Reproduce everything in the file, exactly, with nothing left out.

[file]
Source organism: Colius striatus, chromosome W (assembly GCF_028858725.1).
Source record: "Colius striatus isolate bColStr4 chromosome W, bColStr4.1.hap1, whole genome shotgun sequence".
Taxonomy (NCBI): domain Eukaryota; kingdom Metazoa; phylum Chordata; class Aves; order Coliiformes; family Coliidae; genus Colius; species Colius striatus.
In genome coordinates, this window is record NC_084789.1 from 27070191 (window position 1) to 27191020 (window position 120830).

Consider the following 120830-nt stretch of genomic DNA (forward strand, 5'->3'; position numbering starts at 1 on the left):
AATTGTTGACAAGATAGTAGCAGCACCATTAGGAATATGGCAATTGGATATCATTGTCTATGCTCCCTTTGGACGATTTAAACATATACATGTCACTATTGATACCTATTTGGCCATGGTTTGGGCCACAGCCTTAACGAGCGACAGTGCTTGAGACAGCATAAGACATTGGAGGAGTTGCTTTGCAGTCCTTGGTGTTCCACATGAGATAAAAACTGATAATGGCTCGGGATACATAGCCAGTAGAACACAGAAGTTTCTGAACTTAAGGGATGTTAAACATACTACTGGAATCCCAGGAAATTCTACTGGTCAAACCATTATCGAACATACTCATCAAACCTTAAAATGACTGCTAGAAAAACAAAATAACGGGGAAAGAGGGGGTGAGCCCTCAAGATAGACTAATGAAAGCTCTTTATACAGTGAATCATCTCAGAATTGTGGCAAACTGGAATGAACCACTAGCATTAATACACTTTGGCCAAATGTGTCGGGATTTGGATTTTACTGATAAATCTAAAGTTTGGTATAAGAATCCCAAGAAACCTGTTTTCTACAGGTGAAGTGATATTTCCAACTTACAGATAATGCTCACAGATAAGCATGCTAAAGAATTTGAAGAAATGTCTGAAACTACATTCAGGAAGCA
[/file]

Source organism: Colius striatus, chromosome W (assembly GCF_028858725.1).
Source record: "Colius striatus isolate bColStr4 chromosome W, bColStr4.1.hap1, whole genome shotgun sequence".
Taxonomy (NCBI): domain Eukaryota; kingdom Metazoa; phylum Chordata; class Aves; order Coliiformes; family Coliidae; genus Colius; species Colius striatus.
In genome coordinates, this window is record NC_084789.1 from 27070191 (window position 1) to 27191020 (window position 120830).

Consider the following 120830-nt stretch of genomic DNA (forward strand, 5'->3'; position numbering starts at 1 on the left):
AATTGTTGACAAGATAGTAGCAGCACCATTAGGAATATGGCAATTGGATATCATTGTCTATGCTCCCTTTGGACGATTTAAACATATACATGTCACTATTGATACCTATTTGGCCATGGTTTGGGCCACAGCCTTAACGAGCGACAGTGCTTGAGACAGCATAAGACATTGGAGGAGTTGCTTTGCAGTCCTTGGTGTTCCACATGAGATAAAAACTGATAATGGCTCGGGATACATAGCCAGTAGAACACAGAAGTTTCTGAACTTAAGGGATGTTAAACATACTACTGGAATCCCAGGAAATTCTACTGGTCAAACCATTATCGAACATACTCATCAAACCTTAAAATGACTGCTAGAAAAACAAAATAACGGGGAAAGAGGGGGTGAGCCCTCAAGATAGACTAATGAAAGCTCTTTATACAGTGAATCATCTCAGAATTGTGGCAAACTGGAATGAACCACTAGCATTAATACACTTTGGCCAAATGTGTCGGGATTTGGATTTTACTGATAAATCTAAAGTTTGGTATAAGAATCCCAAGAAACCTGTTTTCTACAGGTGAAGTGATATTTCCAACTTACAGATAATGCTCACAGATAAGCATGCTAAAGAATTTGAAGAAATGTCTGAAACTACATTCAGGAAGCA